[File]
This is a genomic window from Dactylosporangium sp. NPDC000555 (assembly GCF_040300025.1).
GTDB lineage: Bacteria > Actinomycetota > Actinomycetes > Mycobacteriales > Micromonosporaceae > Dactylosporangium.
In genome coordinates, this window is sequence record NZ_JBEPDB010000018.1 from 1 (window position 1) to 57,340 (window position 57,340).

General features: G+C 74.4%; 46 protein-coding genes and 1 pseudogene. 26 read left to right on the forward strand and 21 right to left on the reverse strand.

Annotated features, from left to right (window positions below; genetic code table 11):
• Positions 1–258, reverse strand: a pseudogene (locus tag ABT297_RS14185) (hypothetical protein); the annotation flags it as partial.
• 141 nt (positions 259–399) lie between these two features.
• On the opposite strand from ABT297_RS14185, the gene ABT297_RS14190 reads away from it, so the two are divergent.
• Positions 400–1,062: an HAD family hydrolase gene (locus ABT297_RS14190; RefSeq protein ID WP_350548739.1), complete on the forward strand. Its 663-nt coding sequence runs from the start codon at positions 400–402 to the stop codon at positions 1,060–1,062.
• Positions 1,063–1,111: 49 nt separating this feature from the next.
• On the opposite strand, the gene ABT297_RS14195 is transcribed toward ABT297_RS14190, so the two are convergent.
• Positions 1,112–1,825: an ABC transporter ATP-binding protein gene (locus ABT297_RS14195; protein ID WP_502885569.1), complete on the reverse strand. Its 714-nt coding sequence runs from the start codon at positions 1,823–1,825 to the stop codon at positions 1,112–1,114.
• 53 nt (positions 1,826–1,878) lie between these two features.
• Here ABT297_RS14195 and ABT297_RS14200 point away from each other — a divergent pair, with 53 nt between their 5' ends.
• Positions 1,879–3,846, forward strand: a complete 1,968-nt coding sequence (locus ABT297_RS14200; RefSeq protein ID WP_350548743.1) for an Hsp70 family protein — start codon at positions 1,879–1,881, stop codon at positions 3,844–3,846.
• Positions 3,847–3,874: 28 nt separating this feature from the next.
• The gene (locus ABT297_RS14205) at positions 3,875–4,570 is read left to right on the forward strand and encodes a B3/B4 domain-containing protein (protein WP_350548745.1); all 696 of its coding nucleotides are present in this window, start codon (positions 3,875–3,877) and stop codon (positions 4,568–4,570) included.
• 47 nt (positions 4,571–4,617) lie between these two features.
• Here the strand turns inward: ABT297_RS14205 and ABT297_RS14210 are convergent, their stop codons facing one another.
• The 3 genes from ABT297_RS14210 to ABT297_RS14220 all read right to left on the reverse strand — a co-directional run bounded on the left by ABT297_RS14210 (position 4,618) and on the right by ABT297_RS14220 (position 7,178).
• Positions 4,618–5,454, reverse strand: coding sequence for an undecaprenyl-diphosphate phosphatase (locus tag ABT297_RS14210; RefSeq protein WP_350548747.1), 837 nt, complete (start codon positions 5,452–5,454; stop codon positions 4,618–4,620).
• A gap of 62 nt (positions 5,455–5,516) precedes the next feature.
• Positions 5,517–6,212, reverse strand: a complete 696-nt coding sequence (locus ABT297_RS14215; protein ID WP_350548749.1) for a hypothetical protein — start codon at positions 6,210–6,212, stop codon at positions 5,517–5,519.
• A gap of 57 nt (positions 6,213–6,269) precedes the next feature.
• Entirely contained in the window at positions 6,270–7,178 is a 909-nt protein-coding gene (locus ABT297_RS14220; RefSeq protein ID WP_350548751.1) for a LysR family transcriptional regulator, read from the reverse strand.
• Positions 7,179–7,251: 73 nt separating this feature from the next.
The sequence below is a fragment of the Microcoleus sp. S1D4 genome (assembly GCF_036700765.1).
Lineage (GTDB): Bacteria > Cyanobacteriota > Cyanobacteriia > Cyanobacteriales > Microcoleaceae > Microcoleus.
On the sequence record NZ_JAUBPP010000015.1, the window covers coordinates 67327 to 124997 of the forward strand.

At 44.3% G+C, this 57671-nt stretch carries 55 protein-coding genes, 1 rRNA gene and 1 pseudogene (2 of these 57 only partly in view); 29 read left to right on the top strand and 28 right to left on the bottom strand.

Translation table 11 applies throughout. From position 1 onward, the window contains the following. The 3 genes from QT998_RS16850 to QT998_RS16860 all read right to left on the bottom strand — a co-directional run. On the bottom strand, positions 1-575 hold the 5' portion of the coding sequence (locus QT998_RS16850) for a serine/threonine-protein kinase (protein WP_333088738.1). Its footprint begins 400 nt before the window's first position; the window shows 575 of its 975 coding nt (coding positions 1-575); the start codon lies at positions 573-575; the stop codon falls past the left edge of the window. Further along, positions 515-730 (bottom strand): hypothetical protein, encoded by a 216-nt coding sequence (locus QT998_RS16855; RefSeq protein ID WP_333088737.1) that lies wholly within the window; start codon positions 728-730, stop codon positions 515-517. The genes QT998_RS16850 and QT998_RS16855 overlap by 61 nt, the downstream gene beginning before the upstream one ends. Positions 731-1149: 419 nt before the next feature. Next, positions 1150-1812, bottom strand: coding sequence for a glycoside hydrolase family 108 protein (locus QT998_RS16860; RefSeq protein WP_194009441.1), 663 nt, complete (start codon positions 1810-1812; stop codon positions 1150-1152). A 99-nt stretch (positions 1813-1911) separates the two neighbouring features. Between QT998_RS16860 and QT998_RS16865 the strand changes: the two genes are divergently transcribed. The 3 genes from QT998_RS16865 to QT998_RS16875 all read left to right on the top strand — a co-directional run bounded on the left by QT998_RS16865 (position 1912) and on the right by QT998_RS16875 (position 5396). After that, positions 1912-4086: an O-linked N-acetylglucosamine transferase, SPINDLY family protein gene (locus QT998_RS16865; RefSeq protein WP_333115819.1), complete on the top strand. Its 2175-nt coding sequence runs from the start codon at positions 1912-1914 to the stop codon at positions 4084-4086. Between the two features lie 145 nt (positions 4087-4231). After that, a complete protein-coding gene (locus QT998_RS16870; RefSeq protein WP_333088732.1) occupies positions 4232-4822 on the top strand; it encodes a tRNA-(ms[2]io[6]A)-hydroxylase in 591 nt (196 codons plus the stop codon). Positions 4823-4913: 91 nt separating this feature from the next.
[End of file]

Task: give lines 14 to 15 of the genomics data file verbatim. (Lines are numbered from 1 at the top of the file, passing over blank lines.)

• Here ABT297_RS14195 and ABT297_RS14200 point away from each other — a divergent pair, with 53 nt between their 5' ends.
• Positions 1,879–3,846, forward strand: a complete 1,968-nt coding sequence (locus ABT297_RS14200; RefSeq protein ID WP_350548743.1) for an Hsp70 family protein — start codon at positions 1,879–1,881, stop codon at positions 3,844–3,846.